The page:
Guilt by association

Another common informal fallacy is guilt by association. An example from Jonathan Haber in the Huffington Post: "Bernie Sanders is a Socialist just like Stalin! Which is why I'll never vote for a murderous communist." The fallacy is the belief that just because I have labelled a person and given that label associations or even that person have labelled themselves, that every person who uses or can be identified with that label is the same in behaviour, in this case murderous behaviour. Virtue by association Another version of this fallacy is the belief that everyone with a certain label is equally as ethical. This one is very damaging to understanding ethics. It can lead to the belief that all left wing people, for example, are ethically astute, which would be a strange label belief. Or that all vegans are equally as helpful for helping animals or reducing their exploitation or suffering. Often, cognitive dissonance is such, that when someone with an ethical label appears not to behave so ethically, they become disloyal to a label. They may even be subject to a strange form of the Scotchman's fallacy, in which the violator of the prescriptions of a label is deemed to no longer deserve the label and, what is more, never belonged to that label, just as no scotchman puts sugar in their porridge, and to do so they'd no longer be Scottish. Just because you belong to a label, or you claim your club, doesn't mean you deserve a special status. Your status doesn't convince just because your wear a badge, and you're not immune to being a bad specimen of a human being.

Name calling Name calling is another informal fallacious argument that is a key form of labelling others. Rather than actually arguing against someone whose behaviour or beliefs you disagree with for ethical reasons, the tendency is to short-circuit a discussion by terminating in an exercise of name-calling: racist! fascist! homophobe! ableist! lefttard! snowflake! and so on. The person being called names may in fact show every appearance of being these things, but what is being labelled is the person, not the behaviour or even the belief. The main issue with this is that an ad hominem argument - or argument against the person - replaces an argument against a specific behaviour or an argument about how a belief is flawed. The person named has lost all rights to having a discussion, at this point. Not only is the explanatory value of the label completely lost, but for the name caller the chance to persuade a certain person from persisting in a behaviour or from holding a belief is lost. Or even just the change to explain that behaviour or belief and its impact on everyone around them is lost. Conversation fail.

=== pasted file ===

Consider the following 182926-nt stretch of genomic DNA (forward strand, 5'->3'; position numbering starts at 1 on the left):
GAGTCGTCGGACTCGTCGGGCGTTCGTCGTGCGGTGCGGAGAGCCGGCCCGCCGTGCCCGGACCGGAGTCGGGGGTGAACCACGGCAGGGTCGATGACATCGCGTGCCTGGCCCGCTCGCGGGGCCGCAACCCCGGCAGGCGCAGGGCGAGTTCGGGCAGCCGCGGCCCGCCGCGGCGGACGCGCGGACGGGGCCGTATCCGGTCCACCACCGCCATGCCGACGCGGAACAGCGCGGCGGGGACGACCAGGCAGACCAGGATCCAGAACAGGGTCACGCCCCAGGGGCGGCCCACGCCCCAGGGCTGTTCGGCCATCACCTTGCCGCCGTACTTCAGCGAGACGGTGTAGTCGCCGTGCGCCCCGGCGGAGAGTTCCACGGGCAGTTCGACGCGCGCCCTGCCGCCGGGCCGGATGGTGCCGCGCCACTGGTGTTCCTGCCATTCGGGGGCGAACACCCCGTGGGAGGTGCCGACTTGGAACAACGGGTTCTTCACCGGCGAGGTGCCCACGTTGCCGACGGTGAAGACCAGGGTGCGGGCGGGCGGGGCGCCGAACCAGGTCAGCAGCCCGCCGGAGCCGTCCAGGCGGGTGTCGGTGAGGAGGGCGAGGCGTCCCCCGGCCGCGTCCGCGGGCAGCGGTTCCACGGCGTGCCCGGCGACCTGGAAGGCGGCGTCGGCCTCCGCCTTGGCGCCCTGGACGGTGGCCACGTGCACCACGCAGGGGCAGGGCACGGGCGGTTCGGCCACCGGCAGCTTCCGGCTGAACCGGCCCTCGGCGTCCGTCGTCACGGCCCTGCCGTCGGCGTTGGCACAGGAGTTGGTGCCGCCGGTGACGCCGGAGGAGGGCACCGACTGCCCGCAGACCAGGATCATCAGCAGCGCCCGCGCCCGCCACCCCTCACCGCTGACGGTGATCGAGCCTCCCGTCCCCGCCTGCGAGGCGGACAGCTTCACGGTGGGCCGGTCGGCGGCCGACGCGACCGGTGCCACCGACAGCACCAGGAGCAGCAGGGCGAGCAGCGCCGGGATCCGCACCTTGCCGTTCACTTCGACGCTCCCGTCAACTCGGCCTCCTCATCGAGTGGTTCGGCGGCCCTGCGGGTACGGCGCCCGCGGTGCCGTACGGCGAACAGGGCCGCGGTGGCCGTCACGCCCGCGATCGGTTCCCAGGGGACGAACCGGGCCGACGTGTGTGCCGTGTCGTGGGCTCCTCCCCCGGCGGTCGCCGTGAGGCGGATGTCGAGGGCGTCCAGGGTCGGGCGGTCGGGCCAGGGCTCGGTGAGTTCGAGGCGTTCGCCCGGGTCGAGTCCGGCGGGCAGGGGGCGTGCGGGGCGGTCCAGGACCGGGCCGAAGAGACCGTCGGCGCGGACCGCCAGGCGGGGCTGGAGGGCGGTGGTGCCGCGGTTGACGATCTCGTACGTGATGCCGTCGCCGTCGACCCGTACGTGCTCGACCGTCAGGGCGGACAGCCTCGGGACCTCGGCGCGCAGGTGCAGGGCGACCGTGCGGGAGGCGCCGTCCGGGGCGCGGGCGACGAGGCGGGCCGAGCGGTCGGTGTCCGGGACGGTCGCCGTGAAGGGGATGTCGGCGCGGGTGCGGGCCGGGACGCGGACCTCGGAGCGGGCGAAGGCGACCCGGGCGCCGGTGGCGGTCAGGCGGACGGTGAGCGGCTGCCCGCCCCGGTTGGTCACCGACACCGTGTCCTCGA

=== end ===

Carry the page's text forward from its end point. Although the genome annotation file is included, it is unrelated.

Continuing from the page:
Definition fallacy Nominalism by way of definition is another fallacy that can descend into absurdity and even end ethical discussion. Before an argument can terminate in some agreement that different ethical actions are possible, out comes everyone's favourite false deus ex machina, the dictionary. This strange behaviour has been written about before at Literary Change and even has a logical fallacy label: argumentum ad dictionarium. Nothing can ruin an ethical discussion than disputing definition. The meaning may be clear, but the conversation is over because one or more parties don't want to admit that an argument might be compelling. False precision is a killer.